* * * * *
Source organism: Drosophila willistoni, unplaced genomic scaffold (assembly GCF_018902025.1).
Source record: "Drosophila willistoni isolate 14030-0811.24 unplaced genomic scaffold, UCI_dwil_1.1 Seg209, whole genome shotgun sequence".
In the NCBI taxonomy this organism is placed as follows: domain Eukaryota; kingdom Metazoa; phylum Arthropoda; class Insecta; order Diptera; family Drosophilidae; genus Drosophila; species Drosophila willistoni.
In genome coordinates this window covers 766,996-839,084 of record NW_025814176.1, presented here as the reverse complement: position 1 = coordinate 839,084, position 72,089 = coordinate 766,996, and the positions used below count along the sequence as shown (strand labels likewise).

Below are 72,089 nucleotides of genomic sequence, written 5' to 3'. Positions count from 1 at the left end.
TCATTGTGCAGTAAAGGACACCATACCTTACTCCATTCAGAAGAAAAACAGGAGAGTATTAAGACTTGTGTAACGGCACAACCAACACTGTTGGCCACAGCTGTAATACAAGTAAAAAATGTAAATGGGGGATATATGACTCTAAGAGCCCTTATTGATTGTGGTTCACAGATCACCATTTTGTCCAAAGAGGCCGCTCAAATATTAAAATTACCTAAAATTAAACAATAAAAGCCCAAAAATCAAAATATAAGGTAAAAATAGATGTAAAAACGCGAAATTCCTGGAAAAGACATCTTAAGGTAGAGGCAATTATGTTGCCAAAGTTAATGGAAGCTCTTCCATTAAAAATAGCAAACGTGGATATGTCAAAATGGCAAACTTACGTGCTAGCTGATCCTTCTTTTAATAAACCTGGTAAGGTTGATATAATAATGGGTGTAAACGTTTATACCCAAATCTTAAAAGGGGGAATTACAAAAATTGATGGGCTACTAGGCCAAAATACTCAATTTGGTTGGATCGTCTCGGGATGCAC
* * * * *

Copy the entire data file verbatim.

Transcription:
Source organism: Drosophila willistoni, unplaced genomic scaffold (assembly GCF_018902025.1).
Source record: "Drosophila willistoni isolate 14030-0811.24 unplaced genomic scaffold, UCI_dwil_1.1 Seg209, whole genome shotgun sequence".
In the NCBI taxonomy this organism is placed as follows: domain Eukaryota; kingdom Metazoa; phylum Arthropoda; class Insecta; order Diptera; family Drosophilidae; genus Drosophila; species Drosophila willistoni.
In genome coordinates this window covers 766,996-839,084 of record NW_025814176.1, presented here as the reverse complement: position 1 = coordinate 839,084, position 72,089 = coordinate 766,996, and the positions used below count along the sequence as shown (strand labels likewise).

Below are 72,089 nucleotides of genomic sequence, written 5' to 3'. Positions count from 1 at the left end.
TCATTGTGCAGTAAAGGACACCATACCTTACTCCATTCAGAAGAAAAACAGGAGAGTATTAAGACTTGTGTAACGGCACAACCAACACTGTTGGCCACAGCTGTAATACAAGTAAAAAATGTAAATGGGGGATATATGACTCTAAGAGCCCTTATTGATTGTGGTTCACAGATCACCATTTTGTCCAAAGAGGCCGCTCAAATATTAAAATTACCTAAAATTAAACAATAAAAGCCCAAAAATCAAAATATAAGGTAAAAATAGATGTAAAAACGCGAAATTCCTGGAAAAGACATCTTAAGGTAGAGGCAATTATGTTGCCAAAGTTAATGGAAGCTCTTCCATTAAAAATAGCAAACGTGGATATGTCAAAATGGCAAACTTACGTGCTAGCTGATCCTTCTTTTAATAAACCTGGTAAGGTTGATATAATAATGGGTGTAAACGTTTATACCCAAATCTTAAAAGGGGGAATTACAAAAATTGATGGGCTACTAGGCCAAAATACTCAATTTGGTTGGATCGTCTCGGGATGCAC